Creating a simple blockchain in Kotlin

blockchain in Kotlin

Blockchain is probably the most trending technology in recent months. It seems like it is on everyone’s tongue. And even if the masses tightly associate this technology with Bitcoin (and cryptocurrencies), it’s not really true that its the blockchain’s only adoption. For example, the Educhain blockchain credentials and academic passport solution will be launched with selected institutions in Dubai. I think we have this once in a lifetime opportunity to watch the whole world change because of more wide blockchain use.

Let’s build a simple blockchain in Kotlin

At first blockchain technology seems like a really complicated idea to embrace. And it is, if you dive deep into it. The basic idea isn’t that complex. But let’s start building KotCoin (that’s how I named the blockchain we’re going to build) and I’ll explain everything on the fly.

Step 1: Defining how blocks should look like

class Block(val index: Int,
            val previousHash: String,
            val data: Any) {
    val hash = calculateHash()
    val timestamp: Long = Date().time

    fun calculateHash(): String {
        val input = (index.toString() + previousHash + timestamp + data).toByteArray()
        return DigestUtils.sha256Hex(input)

Each block in the chain should obligatory consist of timestamp, data that’s stored, hash of previous block and its own hash. A hash is basically a digital signature. Optionally we can add index. Note that every property is not nullable so each block will always know about the hash of the previous one. That’s what chains the blocks.
Hash is generated basing on every property value in the object. In this case we calculate hash using SHA-256. The SHA-256 crypthographic function is used in the implementation of Bitcoin. In this example I’ve used DigestUtils from Apache Commons Codec in order to avoid hodgepodge with converting SHA-256 ByteArray to hex.

Step 2: We have a block, but where’s the actual chain?

Next, we have to create another object that will represent the whole KotCoin’s blockchain. Rember that the object keyword in Kotlin always creates a singleton.

object Blockchain {
    val chain = mutableListOf<Block>()
    val latestBlock: Block
        get() = chain.last()

    fun addNewBlock(block: Block) {
        if (isNewBlockValid(block)) chain.add(block)

Great! We have a basic functionality of blockchain implemented. But how to start it? There’s no first item in the chain?
Well, we need to hard code so-called genesis block which is just our usual block. Let’s modify the code:

object Blockchain {
    val chain = mutableListOf<Block>()
    val latestBlock: Block
        get() = chain.last()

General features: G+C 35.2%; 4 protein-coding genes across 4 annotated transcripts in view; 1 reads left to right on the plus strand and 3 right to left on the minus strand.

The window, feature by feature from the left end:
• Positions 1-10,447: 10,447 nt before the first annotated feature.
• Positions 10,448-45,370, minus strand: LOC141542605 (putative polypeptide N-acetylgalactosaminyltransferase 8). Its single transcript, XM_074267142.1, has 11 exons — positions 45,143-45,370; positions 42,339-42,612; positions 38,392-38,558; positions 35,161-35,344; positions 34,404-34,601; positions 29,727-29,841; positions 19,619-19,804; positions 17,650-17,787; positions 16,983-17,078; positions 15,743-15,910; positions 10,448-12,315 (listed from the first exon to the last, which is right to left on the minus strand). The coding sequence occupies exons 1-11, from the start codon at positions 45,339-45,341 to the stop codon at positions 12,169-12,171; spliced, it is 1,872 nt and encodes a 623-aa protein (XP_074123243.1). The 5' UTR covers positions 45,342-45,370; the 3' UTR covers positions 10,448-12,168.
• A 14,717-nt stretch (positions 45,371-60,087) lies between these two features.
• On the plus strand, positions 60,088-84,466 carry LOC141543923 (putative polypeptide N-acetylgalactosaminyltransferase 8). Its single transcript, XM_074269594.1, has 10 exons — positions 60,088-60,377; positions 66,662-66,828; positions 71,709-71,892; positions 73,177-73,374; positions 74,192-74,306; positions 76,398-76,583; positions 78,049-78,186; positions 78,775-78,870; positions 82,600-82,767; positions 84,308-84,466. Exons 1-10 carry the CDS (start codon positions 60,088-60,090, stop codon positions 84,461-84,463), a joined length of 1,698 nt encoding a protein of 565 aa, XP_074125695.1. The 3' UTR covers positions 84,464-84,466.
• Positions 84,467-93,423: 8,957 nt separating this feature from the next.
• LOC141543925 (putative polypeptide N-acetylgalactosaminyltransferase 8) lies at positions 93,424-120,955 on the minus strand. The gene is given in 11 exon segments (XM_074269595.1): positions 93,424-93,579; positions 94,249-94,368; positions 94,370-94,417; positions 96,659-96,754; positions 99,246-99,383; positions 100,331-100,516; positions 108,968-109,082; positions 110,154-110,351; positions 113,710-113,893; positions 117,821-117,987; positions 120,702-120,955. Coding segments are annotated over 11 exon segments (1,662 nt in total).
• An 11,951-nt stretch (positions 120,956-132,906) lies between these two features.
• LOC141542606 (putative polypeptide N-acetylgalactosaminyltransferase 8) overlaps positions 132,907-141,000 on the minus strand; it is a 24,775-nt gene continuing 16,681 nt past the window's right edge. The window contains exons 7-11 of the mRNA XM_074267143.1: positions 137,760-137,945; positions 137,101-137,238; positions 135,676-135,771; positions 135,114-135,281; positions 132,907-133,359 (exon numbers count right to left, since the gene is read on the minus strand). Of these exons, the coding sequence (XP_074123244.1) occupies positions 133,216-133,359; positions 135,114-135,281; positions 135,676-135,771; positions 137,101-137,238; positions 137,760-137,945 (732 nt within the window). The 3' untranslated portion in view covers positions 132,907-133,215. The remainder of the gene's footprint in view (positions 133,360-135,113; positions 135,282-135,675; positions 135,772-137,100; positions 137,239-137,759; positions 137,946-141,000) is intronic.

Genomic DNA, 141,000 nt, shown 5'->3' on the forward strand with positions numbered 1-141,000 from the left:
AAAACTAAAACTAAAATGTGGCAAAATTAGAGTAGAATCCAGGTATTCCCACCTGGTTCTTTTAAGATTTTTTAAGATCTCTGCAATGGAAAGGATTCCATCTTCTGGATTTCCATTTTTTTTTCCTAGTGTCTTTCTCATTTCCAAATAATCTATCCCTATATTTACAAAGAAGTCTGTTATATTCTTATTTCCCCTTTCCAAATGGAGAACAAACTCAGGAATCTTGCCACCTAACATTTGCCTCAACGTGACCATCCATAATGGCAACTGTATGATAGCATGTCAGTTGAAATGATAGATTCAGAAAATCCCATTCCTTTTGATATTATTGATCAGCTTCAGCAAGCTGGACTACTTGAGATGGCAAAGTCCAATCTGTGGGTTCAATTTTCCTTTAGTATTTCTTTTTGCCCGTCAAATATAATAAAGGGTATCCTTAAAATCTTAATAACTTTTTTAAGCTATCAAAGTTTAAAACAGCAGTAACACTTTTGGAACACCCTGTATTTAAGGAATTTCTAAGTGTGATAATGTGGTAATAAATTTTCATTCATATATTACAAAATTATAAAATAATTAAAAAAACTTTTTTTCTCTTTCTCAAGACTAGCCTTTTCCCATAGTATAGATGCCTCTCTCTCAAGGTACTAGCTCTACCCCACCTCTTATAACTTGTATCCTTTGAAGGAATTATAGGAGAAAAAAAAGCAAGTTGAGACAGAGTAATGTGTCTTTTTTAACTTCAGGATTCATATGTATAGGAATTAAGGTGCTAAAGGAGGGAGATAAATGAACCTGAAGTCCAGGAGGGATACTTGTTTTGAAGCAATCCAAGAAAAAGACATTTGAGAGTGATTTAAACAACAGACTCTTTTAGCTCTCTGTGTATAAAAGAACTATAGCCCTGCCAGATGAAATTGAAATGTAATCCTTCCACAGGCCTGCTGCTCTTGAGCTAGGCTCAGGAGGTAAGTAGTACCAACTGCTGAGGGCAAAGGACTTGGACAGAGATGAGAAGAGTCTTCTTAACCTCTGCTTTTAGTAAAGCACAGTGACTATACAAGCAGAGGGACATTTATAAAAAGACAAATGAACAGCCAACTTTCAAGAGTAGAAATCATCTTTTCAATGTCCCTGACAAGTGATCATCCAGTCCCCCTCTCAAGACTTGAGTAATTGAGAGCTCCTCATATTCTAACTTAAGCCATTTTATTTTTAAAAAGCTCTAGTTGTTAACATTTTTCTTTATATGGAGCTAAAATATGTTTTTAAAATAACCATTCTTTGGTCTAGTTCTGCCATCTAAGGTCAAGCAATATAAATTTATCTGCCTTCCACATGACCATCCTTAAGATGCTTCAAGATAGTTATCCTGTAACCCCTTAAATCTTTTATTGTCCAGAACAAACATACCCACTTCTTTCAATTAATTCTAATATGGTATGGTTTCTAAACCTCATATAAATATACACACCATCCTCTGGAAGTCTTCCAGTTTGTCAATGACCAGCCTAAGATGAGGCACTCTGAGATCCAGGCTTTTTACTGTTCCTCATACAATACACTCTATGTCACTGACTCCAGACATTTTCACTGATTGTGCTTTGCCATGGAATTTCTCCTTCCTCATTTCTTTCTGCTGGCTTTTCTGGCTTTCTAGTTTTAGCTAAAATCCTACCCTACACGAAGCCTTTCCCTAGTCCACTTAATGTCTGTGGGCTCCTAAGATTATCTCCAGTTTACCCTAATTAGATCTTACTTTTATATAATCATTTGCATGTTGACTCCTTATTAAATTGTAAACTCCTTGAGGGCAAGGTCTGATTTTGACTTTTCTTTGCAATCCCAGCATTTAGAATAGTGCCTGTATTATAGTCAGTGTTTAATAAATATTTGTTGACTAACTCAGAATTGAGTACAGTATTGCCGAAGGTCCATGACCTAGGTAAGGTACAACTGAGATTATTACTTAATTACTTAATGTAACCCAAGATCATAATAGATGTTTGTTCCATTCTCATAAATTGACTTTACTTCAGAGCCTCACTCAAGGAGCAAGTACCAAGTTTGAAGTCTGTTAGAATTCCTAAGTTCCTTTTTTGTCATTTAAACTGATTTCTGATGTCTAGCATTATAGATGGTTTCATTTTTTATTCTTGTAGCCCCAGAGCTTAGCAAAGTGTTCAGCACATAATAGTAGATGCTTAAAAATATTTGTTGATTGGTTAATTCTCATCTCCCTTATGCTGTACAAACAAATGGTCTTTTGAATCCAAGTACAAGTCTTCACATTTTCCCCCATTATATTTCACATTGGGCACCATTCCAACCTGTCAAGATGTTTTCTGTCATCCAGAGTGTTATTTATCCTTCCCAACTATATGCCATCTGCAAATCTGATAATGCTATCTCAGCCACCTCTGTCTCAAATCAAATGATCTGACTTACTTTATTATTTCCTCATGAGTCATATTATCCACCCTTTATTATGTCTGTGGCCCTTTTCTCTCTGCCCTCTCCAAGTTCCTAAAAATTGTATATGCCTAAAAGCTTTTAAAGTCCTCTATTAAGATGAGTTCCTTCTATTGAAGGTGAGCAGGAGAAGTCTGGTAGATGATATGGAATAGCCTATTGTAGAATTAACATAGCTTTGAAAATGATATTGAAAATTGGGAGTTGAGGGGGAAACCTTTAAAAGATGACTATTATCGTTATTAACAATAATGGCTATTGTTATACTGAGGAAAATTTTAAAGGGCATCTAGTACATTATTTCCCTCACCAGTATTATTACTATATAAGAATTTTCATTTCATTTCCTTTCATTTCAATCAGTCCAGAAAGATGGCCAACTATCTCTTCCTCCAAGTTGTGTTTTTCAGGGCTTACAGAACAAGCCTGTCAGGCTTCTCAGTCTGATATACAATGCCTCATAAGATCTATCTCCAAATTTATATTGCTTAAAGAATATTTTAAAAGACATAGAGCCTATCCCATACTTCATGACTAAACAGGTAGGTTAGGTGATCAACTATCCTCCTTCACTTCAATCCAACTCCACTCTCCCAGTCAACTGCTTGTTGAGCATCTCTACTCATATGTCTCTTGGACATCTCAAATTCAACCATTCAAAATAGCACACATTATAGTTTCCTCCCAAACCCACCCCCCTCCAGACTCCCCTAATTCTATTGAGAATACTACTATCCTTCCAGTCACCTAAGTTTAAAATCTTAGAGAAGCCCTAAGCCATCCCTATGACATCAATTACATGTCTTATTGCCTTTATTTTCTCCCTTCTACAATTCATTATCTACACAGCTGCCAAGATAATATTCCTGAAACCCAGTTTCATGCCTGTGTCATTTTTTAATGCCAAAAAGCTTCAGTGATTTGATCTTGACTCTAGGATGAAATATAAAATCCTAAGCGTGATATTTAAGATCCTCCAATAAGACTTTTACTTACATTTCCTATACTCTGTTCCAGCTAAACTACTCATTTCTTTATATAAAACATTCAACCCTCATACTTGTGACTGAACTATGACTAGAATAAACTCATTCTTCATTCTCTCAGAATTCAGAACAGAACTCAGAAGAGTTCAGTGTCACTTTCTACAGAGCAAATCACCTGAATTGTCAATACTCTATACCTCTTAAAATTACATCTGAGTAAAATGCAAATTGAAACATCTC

init {
        chain.add(Block(0, "0", "Genesis block"))

    fun addNewBlock(block: Block) {
        if (isNewBlockValid(block)) chain.add(block)

As you can see, the chain property is being initialized with the default element. The genesis block is of index 0, the obligatory previous hash is equal 0, and the data it contains can be anything.

We have built our first blockchain in Kotlin!

The basic functionality has been implemented. To make sure everything’s correctly connected and works, we can add few blocks and see what happens.

fun main(args: Array<String>) {
    val kotcoin = Blockchain

    for (i in 1..15) {
        kotcoin.addNewBlock("Block $i")
    for (block in kotcoin.chain) {
        println("""Data: ${}
            |Previous hash: ${block.previousHash}
            |Current hash: ${block.hash}

Let’s run the main method. It should print the results of loop.

Kotlin blockchain results

There you are! It seems like everything is in its right place and the blocks are linked with the previous ones. In the next episode of building a simple blockchain in Kotlin we’ll dive a little deeper and implement a proof of work and maybe a small transaction system for Kotcoin. Remember you can find the complete source code on GitHub: KotCoin source code

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6 thoughts on “Creating a simple blockchain in Kotlin

  1. Nicolas Frankel Reply

    Nice post. I have several questions:

    1. Why not pass the Block instead of the block’s hash to the Block constructor?
    2. Why not make the last block a property (instead of a function call)?
    3. Why create a createGenesisBlock() function instead of initializing the genesis block in an init block?

    • Adrian M. Post authorReply

      Hey Nicolas. Let me start from the end:
      ad2/3: I’m coming from pure Java background so in my Kotlin code there still may be some signs of Java 🙂 I’m going to update the post later today. Thanks for pointing those out.
      ad1: I guess you’re asking about previous block/previous hash. Everything a block needs to (and should) know about the previous one is its hash, that’s why only this property is passed.

  2. Barco Reply

    Cool idea! Your Block constructor call in the init of your Blockchain Object has the incorrect number of parameters.

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